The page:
Idiot of the Day

Okay. Usually there are WAY too many candidates for this honor to pick just one, so I don’t blog about it. I just sigh and move on. But today, we have a winner who is so far ahead of the rest, he deserves to have his name in print.

Stupidity SMACK of the day goes to…(drumroll)…GOP Rep. John Fleming.

While speaking on MSNBC against  Obama’s Buffet rule and explaining why he “couldn’t afford it,” Fleming said, “By the time I feed my family, I have maybe $400,000 left over.”

Let’s start with the concession that Fleming is from Louisiana. I know and love lots of people from my time living in the Arklatex region, but their public officials rarely turn out to be even 1/2 the people their constituents are. So it isn’t because he’s from the South. Hear me again, please. It isn’t because he’s from the South.

And I don’t think we can blame it on the fact that he’s Republican (as much as I’d like to, some days). As an independent, I’ve voted both sides of the fence. Not lately. But I have. So it isn’t that.

I think the core of the stupidity stems from the fact that the man is just out of touch. Mad out of touch. When his justification for not supporting a provision that makes sense (so named because Warren Buffet said he paid less in taxes than his secretary) is that he nets ONLY $400,000 a year, he needs a reality check. I say we drag him kicking and screaming from his little bubble, folks.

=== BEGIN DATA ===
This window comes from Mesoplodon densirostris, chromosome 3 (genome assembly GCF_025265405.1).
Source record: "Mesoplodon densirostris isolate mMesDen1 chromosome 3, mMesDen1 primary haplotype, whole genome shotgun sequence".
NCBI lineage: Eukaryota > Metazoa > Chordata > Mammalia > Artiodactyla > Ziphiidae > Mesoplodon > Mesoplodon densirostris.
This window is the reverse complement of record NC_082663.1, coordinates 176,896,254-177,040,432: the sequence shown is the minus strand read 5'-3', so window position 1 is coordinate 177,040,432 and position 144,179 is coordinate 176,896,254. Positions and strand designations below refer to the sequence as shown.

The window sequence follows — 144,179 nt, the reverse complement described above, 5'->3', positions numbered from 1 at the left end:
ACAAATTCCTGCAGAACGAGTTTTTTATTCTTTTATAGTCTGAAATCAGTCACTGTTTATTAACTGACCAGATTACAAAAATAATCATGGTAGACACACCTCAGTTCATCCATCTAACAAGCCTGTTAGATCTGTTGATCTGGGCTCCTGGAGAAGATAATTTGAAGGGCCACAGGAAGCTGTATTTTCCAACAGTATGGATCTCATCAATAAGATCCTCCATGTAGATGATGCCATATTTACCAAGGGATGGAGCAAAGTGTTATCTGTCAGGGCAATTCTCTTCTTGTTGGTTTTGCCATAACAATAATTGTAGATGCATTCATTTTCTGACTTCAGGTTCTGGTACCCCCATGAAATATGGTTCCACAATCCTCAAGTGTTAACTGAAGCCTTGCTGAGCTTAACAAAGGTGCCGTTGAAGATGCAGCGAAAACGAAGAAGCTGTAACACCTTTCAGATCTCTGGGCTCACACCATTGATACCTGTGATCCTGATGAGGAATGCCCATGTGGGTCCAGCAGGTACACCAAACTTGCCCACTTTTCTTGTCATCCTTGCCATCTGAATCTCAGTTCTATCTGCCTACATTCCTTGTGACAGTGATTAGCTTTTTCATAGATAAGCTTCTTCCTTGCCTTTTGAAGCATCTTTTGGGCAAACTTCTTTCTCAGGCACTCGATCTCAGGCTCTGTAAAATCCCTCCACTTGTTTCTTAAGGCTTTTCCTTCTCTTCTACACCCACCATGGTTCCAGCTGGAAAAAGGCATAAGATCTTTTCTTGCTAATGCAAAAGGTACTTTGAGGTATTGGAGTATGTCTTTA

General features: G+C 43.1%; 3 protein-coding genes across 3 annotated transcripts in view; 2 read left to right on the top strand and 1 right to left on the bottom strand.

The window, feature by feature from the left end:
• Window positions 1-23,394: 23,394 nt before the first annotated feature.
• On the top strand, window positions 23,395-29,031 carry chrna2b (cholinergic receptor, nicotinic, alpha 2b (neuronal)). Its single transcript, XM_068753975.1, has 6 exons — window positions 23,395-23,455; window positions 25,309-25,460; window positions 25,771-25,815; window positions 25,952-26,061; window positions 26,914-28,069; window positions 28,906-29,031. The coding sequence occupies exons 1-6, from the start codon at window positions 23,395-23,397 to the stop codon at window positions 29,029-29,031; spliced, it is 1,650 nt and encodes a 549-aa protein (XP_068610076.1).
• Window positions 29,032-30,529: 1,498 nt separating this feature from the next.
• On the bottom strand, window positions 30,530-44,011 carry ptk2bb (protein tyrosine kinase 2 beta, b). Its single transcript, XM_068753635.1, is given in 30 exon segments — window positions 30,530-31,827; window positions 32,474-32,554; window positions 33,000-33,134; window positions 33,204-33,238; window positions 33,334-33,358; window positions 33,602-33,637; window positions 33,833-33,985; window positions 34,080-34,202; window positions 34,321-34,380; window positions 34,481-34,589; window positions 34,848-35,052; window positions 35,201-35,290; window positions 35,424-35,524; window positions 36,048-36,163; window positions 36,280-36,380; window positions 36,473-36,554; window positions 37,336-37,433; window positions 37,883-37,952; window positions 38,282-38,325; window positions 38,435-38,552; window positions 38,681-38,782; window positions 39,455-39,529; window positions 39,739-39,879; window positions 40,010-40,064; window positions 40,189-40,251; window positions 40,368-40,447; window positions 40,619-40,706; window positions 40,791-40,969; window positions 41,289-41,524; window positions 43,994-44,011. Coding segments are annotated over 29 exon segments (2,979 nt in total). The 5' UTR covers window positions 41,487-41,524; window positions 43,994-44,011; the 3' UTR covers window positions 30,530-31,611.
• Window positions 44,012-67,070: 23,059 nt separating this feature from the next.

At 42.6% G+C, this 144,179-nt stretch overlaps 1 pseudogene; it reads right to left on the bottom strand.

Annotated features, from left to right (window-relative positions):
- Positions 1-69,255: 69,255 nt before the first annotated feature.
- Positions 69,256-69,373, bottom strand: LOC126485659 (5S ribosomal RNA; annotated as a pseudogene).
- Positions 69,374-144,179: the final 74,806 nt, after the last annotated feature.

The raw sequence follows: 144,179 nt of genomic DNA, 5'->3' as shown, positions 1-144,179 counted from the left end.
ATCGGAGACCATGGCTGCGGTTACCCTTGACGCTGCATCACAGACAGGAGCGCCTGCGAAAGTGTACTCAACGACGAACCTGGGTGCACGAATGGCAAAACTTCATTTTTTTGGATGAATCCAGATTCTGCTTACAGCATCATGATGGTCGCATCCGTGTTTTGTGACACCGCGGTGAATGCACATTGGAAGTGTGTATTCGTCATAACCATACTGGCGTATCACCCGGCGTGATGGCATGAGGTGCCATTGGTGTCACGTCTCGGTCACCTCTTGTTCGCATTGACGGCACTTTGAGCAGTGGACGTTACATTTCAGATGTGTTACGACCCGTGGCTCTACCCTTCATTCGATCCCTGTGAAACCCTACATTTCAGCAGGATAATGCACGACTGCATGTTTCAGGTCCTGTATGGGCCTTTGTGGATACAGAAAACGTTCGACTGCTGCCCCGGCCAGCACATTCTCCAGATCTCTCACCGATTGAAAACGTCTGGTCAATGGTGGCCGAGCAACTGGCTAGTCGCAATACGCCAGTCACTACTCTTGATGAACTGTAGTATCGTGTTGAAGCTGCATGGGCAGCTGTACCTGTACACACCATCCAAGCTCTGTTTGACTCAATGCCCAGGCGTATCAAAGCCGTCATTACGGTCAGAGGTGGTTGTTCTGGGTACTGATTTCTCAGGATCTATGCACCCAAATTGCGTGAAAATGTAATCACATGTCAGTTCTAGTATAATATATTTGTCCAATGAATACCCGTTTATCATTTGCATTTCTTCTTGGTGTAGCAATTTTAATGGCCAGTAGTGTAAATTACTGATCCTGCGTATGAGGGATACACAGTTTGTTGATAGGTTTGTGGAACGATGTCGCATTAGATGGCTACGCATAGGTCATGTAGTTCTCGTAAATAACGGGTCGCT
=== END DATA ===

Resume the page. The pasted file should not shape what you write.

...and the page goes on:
Let’s put him in the Marion County bubble for just a moment. Where the unemployment rate has consistently been 20%–the highest in the state–for more quarters than I can remember. Where the average teacher with a masters degree makes less than 10% of that number he just can’t live on. Where my own personal student loan debt (the only way “out” for most of us) is 20% of that number. Add to that, Rep. Fleming, some not-so-unusual financial issues facing families today–child support payments that don’t arrive, children in college, car repairs, the cost of prescriptions, the rising cost of groceries and gas–and I’d hope you’d get the picture.

Just in case you don’t, let me help you out: Don’t expect sympathy from the millions of unemployed and underemployed in the nation. And stop acting like the size of your income measures your contribution to the country (or your virtue), because right now, it doesn’t. That’s what the Buffett provision is all about–each giving according to his/her ability (If you need a biblical comparison, take a look at the story about the widow’s mite.) When you can’t live on a paltry $400,000, you should live somewhere else–preferably not in Washington.

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